How is everyone doing with the new trash plan? Change is not always easy so please remember, this is the way of current garbage and recycling and doing our best to help the environment.

Things to remember: The garbage toter should contain your BAGGED trash and the recycling toter should contain your LOOSE recycling items — no bags. Get to know the rules of recycling. Putting the wrong things in the recycle bin results in all the items needing to be thrown away. Be sure they are free from food so no “empty” pizza boxes. Leave bottle caps ON empty bottles. Acceptable items are clean aluminum, tin and metal cans, plastic bottles and containers with #1 & #2 written on the bottom, glass bottles and jars, clean cardboard just as soup, juice, broth and milk, file folders, office paper and envelopes, junk mail and magazines, flattened cardboard & paperboard like cereal, tissue and food boxes, newspapers, catalogs and paper bags. Every little bit helps when we all do our part. And please remember to remove your toters from the curb the same day that they are picked up. No one likes to see a neighborhood peppered with empty toters.

Over the next few months, I will be talking a little bit here and there about the 2020 Census and the vital importance it has to our community to be true and accurate. So let’s start with, “What is the decennial census?” Every 10 years, the federal government conducts a population count of everyone in the United States. Data from the census provide the basis for distributing more than $675 billion in federal funds annually to communities across the country to support vital programs such as impacting housing, education, transportation, employment, health care, and public policy.

They also are used to redraw the boundaries of congressional and state legislative districts and accurately determine the number of congressional seats each state has in the U.S. House of Representatives. Next week, “Why is that important to you and I?”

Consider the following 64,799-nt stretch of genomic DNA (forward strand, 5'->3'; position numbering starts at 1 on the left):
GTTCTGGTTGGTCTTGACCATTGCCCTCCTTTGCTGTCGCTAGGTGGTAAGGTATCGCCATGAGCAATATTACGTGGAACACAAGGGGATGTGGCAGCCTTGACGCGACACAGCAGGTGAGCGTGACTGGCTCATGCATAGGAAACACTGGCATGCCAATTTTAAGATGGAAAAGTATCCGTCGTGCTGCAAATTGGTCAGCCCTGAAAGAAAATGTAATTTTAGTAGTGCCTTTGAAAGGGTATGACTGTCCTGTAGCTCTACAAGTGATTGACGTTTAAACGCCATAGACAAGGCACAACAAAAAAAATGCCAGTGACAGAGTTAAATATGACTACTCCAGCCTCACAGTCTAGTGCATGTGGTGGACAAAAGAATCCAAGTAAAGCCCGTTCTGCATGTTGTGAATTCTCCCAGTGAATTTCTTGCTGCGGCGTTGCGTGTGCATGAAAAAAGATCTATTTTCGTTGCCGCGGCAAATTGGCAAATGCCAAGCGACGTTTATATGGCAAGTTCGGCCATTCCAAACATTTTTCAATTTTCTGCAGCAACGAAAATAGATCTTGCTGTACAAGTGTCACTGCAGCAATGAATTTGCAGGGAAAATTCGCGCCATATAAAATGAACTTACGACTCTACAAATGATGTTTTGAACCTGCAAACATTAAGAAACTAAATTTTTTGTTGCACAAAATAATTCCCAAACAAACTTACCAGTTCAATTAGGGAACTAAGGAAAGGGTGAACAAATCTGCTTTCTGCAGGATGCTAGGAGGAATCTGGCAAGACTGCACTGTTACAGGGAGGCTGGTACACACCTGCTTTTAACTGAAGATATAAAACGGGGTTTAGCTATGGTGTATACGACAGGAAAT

Tuesday night at the council meeting we had the pleasure of recognizing many employees: Department Head of the Year, Curt Suttman IT director, Employee of the Year, Michelle Richter, Deputy Finance director, Firefighter of the Year was Brian Book, Public Works Employee of the Year was Scott Curran, Police Department Civilian of the Year went to June Dilman and Robyn Stovall was Officer of the Year, Library Employee of the Year went to Amanda Meyers and Dianne Ludwig. These individuals are true team players, dedicated to leading by example and display the utmost in professionalism and efficiency. We are proud to have each one on our team in moving Freeport forward.

Last fall, I wrote about an upcoming project called Nicor Gas Meter Modernization. Nicor is making investments in modernizing and improving our natural gas infrastructure. They will be installing small, two-way communication devices on existing meters throughout Freeport – meters will not be replaced. These devices feature state of the art technology to ensure timely and accurate billing and help to eliminate estimated bills.

This will also allow customers to gain greater insight into energy usage and help them to manage their costs. Grid One Solutions, Nicor’s qualified contractor, is now in our area working on the Meter Modernization Project. Of course, it will be weather dependent and installation should take about 10-15 minutes for most residents. If your meter can be safely accessed, you do not need to be present. If your meter is indoors, you will be contacted to schedule an appointment with a technician that will have appropriate identification.

And a quick reminder, when it’s snowing, please try to get vehicles off the street if possible, for better plowing. If that is not possible for you, remember parking on odd side on odd days and even side on even days. And ice and snow removal of sidewalks is within 12 hours of the event cessation. Safety is important for those that walk, especially our children walking to the bus stops.

Cardboard Cat Scratcher Board

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